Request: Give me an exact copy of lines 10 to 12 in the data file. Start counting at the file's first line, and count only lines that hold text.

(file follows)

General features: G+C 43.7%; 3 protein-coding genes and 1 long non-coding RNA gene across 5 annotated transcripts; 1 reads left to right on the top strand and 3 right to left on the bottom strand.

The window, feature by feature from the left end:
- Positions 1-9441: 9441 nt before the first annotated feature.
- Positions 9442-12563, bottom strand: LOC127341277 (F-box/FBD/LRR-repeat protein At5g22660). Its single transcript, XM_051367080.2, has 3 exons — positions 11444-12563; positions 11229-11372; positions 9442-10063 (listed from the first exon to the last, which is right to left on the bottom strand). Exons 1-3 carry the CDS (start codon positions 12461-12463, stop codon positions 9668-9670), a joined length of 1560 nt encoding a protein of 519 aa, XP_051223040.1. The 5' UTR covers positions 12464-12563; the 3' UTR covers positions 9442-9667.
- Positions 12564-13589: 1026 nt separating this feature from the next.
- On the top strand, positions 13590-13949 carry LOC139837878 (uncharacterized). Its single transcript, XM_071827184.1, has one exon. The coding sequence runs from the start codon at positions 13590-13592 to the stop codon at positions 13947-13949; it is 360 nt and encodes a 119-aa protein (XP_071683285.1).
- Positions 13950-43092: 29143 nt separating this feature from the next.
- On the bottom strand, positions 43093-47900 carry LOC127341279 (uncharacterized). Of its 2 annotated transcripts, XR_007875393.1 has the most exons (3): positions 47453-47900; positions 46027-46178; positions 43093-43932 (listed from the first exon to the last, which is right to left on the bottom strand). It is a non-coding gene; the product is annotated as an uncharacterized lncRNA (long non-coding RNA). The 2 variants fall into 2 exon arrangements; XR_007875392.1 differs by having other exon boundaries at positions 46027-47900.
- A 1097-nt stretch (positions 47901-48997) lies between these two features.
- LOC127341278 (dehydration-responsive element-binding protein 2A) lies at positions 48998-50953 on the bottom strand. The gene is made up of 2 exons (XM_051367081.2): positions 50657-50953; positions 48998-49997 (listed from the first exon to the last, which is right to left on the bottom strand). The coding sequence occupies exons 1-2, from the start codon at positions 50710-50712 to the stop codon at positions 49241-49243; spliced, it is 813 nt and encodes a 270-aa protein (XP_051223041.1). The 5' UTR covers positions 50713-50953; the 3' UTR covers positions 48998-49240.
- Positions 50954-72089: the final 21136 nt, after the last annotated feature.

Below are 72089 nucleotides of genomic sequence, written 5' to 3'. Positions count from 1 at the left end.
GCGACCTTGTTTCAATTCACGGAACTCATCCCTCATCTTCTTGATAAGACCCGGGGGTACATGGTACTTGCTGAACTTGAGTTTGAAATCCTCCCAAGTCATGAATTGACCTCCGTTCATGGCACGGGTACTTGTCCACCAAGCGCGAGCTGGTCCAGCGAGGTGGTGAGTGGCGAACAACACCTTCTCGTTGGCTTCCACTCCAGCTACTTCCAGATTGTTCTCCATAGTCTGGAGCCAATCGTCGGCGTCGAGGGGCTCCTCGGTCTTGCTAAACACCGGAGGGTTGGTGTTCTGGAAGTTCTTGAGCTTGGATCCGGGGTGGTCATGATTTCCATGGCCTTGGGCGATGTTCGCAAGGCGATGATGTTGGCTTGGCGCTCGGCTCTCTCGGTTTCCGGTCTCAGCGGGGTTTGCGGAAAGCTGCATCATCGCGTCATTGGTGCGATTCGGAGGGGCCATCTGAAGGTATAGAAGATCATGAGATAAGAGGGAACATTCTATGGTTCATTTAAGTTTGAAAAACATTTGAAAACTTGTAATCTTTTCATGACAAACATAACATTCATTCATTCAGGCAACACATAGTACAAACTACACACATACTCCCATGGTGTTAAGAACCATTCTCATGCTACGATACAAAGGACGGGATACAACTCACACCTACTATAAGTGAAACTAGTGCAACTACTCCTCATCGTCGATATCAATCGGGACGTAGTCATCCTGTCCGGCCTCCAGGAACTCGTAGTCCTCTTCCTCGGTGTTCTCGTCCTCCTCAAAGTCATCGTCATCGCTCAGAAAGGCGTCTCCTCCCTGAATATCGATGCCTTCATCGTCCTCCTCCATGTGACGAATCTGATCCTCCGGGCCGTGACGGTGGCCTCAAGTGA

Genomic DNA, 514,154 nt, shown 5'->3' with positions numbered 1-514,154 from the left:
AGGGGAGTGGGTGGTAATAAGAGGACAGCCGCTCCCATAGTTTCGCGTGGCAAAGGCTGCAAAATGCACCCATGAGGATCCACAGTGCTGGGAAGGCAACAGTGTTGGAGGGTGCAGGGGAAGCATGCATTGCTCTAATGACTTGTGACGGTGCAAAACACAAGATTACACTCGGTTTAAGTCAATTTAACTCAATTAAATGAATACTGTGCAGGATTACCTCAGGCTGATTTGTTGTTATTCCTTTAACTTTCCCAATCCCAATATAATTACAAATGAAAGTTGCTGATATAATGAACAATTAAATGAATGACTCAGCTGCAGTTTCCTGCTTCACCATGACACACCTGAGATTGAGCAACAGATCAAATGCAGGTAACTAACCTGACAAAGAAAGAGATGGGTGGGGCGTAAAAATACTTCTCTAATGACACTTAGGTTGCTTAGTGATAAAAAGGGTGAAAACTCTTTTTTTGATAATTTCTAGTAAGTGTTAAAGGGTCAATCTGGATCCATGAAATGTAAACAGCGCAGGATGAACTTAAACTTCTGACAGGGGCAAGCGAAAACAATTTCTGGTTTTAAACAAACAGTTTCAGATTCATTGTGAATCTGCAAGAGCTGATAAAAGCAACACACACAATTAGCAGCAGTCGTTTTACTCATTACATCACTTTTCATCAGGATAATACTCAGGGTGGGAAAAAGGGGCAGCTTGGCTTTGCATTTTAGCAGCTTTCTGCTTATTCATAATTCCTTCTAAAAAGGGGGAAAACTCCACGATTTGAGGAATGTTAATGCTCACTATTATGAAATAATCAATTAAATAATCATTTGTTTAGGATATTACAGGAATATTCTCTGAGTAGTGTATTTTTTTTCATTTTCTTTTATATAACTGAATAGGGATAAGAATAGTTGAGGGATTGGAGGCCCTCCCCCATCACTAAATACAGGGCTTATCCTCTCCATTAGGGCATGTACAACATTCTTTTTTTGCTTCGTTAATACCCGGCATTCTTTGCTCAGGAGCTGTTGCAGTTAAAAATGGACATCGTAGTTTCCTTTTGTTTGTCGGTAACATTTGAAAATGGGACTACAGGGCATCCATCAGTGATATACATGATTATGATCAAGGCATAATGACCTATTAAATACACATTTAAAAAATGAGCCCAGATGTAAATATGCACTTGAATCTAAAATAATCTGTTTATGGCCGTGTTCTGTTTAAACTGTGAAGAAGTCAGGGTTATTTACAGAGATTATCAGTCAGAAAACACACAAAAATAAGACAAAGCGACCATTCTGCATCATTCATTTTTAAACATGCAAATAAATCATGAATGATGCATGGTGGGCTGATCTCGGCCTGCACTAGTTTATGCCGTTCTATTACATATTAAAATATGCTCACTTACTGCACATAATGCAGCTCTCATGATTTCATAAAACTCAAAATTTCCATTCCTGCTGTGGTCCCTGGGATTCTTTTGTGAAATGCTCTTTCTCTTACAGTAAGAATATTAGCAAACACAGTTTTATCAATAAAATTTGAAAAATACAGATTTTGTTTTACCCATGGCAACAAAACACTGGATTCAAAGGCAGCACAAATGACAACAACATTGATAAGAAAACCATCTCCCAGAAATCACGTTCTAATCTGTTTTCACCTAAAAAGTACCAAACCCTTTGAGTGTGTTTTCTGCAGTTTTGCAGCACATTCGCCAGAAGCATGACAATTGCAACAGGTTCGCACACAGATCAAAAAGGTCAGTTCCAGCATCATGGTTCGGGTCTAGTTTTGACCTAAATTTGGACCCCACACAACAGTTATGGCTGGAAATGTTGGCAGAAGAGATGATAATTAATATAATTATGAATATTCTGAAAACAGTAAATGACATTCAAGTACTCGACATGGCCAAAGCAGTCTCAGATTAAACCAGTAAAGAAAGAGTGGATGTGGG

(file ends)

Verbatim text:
- LOC127341278 (dehydration-responsive element-binding protein 2A) lies at positions 48998-50953 on the bottom strand. The gene is made up of 2 exons (XM_051367081.2): positions 50657-50953; positions 48998-49997 (listed from the first exon to the last, which is right to left on the bottom strand). The coding sequence occupies exons 1-2, from the start codon at positions 50710-50712 to the stop codon at positions 49241-49243; spliced, it is 813 nt and encodes a 270-aa protein (XP_051223041.1). The 5' UTR covers positions 50713-50953; the 3' UTR covers positions 48998-49240.
- Positions 50954-72089: the final 21136 nt, after the last annotated feature.

Below are 72089 nucleotides of genomic sequence, written 5' to 3'. Positions count from 1 at the left end.